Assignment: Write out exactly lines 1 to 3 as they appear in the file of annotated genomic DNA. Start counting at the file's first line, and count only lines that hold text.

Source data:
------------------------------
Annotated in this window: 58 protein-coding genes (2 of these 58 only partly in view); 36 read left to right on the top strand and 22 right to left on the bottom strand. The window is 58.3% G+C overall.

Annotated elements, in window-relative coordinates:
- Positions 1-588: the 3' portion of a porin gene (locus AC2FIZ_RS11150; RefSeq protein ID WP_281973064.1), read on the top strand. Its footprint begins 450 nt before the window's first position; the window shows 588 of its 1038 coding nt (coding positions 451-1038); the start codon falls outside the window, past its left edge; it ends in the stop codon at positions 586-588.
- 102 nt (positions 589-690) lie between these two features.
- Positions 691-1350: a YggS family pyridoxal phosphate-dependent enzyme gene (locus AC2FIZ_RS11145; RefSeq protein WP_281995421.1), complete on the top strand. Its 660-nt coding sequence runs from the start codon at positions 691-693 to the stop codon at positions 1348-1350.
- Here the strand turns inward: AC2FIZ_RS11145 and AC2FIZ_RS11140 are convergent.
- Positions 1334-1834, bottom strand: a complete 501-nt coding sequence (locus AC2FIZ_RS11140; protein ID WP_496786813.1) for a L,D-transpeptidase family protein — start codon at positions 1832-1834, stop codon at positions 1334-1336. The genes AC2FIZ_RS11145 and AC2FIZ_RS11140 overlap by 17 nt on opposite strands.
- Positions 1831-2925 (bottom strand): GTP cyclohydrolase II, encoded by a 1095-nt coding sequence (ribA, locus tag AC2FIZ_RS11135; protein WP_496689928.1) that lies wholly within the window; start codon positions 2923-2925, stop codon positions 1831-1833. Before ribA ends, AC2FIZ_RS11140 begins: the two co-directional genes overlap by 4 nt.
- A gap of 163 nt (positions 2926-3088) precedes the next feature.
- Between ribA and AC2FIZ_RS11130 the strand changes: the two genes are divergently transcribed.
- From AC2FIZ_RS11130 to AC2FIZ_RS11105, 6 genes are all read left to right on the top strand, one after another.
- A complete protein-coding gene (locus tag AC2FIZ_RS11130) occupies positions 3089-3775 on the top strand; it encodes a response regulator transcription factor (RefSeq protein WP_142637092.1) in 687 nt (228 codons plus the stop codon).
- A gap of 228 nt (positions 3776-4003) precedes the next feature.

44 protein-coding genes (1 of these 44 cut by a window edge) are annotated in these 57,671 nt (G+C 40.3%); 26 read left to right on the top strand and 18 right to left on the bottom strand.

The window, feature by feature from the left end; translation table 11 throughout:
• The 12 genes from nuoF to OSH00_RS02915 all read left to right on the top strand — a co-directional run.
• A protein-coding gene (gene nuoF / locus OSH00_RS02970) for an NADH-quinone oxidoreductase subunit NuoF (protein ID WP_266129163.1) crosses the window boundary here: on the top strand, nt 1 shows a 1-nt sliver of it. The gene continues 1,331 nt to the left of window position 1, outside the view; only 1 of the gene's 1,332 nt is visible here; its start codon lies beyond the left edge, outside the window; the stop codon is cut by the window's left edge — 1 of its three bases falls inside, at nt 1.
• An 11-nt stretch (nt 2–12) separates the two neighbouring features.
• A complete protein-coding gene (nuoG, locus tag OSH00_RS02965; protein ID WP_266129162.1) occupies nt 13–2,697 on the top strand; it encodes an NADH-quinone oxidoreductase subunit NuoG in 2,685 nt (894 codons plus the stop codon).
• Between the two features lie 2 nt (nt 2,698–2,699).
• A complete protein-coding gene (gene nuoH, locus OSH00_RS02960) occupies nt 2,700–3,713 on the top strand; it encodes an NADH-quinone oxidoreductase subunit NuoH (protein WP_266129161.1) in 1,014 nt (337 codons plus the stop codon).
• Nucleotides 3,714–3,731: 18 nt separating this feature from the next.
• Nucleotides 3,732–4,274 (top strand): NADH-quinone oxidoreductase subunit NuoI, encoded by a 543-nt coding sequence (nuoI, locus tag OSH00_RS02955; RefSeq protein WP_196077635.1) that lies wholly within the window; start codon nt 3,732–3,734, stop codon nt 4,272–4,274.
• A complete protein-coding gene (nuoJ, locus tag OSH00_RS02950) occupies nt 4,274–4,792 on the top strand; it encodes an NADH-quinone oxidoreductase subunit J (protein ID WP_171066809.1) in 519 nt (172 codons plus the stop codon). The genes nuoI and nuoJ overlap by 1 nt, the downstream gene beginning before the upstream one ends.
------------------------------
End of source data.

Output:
Annotated in this window: 58 protein-coding genes (2 of these 58 only partly in view); 36 read left to right on the top strand and 22 right to left on the bottom strand. The window is 58.3% G+C overall.

Annotated elements, in window-relative coordinates:
- Positions 1-588: the 3' portion of a porin gene (locus AC2FIZ_RS11150; RefSeq protein ID WP_281973064.1), read on the top strand. Its footprint begins 450 nt before the window's first position; the window shows 588 of its 1038 coding nt (coding positions 451-1038); the start codon falls outside the window, past its left edge; it ends in the stop codon at positions 586-588.